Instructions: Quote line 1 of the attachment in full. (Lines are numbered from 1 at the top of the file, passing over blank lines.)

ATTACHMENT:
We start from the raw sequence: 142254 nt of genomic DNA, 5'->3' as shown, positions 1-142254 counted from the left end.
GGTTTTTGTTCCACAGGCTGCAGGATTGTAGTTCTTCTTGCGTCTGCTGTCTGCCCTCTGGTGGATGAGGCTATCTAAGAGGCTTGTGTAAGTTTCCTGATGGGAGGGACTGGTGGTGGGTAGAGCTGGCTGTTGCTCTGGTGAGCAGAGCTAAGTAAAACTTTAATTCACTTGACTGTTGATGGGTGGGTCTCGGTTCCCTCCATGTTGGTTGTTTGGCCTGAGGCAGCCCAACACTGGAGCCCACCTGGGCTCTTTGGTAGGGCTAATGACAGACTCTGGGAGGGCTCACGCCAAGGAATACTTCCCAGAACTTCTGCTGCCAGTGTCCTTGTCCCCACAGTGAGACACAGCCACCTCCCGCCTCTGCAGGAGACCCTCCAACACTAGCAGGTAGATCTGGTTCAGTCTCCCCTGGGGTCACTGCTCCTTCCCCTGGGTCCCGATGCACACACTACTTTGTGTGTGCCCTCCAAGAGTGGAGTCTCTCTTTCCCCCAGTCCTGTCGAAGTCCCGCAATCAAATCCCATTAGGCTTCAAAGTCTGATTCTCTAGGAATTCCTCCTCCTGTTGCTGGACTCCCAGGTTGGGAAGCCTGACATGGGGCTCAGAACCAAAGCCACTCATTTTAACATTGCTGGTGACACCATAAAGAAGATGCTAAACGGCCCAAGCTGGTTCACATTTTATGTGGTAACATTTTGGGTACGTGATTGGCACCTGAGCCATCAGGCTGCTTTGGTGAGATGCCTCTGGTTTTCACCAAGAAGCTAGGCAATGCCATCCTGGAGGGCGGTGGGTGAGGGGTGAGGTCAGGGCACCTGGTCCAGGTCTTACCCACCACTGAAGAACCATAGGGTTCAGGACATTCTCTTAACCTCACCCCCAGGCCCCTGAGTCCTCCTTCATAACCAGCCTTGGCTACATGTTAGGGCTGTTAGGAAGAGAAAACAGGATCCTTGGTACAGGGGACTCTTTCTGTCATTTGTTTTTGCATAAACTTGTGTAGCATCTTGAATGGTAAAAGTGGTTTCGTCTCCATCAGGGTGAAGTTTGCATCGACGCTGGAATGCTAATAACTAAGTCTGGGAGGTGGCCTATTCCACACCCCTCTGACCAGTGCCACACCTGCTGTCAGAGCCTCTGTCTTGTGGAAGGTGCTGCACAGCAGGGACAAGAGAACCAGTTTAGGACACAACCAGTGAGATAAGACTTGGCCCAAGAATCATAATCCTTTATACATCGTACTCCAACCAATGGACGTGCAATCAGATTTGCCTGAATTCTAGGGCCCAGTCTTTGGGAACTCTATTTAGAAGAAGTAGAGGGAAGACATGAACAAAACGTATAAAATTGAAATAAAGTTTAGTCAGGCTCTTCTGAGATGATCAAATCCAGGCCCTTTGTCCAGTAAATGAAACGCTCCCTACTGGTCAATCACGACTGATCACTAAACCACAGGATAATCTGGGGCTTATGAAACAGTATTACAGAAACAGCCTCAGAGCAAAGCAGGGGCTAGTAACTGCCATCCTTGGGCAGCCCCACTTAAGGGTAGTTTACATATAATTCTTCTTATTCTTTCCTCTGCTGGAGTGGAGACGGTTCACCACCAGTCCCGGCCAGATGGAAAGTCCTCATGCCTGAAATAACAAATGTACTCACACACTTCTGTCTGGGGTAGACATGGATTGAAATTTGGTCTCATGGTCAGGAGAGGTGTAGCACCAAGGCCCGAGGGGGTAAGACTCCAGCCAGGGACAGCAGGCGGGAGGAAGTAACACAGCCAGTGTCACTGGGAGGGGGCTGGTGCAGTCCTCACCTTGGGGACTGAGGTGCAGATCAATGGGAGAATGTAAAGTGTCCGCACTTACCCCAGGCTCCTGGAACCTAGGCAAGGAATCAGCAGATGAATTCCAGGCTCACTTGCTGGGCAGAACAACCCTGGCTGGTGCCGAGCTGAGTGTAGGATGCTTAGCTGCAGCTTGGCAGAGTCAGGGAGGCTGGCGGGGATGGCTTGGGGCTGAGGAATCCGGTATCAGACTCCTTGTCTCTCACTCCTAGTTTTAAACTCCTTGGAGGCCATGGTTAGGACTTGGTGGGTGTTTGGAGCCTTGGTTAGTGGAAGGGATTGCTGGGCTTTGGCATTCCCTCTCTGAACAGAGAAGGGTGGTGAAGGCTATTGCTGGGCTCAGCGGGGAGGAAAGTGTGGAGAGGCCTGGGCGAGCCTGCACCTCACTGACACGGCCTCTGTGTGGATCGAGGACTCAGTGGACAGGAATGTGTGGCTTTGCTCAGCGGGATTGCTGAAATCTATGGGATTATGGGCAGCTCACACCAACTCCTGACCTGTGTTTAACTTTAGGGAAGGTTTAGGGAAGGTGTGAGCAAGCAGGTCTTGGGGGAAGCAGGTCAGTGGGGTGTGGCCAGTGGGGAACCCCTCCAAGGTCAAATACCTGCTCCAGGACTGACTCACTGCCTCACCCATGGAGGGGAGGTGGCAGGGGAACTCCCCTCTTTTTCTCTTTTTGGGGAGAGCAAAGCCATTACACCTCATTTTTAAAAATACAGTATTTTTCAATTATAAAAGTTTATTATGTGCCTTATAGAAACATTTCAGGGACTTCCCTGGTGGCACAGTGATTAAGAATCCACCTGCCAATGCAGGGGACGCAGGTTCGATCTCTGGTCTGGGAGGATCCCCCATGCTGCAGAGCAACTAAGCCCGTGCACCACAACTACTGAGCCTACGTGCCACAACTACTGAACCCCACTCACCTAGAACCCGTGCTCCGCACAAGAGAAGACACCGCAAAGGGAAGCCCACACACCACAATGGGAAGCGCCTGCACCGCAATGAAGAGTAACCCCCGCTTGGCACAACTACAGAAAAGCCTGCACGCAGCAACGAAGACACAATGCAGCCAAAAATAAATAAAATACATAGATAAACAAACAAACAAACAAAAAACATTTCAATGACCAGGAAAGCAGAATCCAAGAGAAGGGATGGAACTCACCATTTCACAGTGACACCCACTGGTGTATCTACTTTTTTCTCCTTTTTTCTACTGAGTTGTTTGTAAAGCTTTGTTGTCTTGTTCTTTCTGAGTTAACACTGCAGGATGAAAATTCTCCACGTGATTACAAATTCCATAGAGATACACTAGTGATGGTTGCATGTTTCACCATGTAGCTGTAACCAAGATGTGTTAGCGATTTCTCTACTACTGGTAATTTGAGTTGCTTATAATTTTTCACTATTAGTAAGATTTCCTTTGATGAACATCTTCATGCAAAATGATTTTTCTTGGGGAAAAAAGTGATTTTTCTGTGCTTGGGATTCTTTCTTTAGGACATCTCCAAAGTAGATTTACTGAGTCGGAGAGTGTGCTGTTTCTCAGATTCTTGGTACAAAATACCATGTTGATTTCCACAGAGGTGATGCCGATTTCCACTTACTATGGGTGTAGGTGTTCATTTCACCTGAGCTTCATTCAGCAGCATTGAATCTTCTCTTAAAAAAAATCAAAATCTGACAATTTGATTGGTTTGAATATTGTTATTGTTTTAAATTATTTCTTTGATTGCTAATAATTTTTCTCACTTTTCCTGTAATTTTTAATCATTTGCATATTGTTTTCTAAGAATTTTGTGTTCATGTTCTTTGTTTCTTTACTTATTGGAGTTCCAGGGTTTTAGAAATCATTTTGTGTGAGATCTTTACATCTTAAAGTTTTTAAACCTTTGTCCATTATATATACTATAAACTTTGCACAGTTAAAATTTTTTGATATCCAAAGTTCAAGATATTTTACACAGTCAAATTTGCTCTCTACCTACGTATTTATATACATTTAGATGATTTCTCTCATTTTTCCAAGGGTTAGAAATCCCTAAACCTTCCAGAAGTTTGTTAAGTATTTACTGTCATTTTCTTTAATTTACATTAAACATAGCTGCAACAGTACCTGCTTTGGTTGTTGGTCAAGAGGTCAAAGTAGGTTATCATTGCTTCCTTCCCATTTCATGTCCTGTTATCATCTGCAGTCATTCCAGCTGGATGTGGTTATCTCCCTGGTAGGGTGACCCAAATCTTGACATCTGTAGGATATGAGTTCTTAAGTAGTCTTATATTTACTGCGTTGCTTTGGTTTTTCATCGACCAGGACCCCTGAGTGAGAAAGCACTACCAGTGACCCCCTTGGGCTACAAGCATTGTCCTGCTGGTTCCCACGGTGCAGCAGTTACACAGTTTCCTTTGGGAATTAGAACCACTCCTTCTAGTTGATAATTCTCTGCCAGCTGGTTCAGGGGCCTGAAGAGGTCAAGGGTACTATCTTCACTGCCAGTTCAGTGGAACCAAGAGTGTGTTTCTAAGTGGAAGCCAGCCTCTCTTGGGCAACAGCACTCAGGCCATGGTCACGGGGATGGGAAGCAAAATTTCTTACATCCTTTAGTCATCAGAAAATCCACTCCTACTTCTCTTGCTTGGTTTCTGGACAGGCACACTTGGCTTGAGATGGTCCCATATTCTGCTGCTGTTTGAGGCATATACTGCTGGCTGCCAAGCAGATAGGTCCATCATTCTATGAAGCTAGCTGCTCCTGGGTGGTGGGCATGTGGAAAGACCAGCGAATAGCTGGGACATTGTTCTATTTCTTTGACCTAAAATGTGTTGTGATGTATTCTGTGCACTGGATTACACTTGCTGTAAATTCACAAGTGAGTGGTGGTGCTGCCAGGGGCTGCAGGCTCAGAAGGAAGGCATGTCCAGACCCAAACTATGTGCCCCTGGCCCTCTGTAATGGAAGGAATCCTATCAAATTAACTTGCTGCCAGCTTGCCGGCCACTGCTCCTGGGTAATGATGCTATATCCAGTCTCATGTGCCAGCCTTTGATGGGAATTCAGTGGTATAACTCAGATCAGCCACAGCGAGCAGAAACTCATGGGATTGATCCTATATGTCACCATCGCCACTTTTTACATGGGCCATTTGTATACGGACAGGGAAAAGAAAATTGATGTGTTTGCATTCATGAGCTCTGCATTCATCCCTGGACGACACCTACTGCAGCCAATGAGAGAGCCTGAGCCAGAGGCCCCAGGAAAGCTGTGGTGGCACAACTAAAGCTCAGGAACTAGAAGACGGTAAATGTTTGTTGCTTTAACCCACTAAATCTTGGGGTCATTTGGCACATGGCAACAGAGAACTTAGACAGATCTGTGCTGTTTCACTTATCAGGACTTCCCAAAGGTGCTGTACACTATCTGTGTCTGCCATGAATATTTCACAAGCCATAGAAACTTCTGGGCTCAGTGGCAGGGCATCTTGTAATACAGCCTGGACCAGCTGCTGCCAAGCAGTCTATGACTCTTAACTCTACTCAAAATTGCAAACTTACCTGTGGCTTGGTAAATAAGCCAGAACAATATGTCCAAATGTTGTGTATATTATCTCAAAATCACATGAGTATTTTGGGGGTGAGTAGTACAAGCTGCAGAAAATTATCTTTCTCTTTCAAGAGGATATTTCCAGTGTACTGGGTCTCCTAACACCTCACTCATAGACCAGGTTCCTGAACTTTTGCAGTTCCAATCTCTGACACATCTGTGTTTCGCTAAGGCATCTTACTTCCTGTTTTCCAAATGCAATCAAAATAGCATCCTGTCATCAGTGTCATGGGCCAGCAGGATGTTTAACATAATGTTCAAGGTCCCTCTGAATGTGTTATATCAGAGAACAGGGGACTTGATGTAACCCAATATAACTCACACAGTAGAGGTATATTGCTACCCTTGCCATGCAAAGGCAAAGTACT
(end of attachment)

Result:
We start from the raw sequence: 142254 nt of genomic DNA, 5'->3' as shown, positions 1-142254 counted from the left end.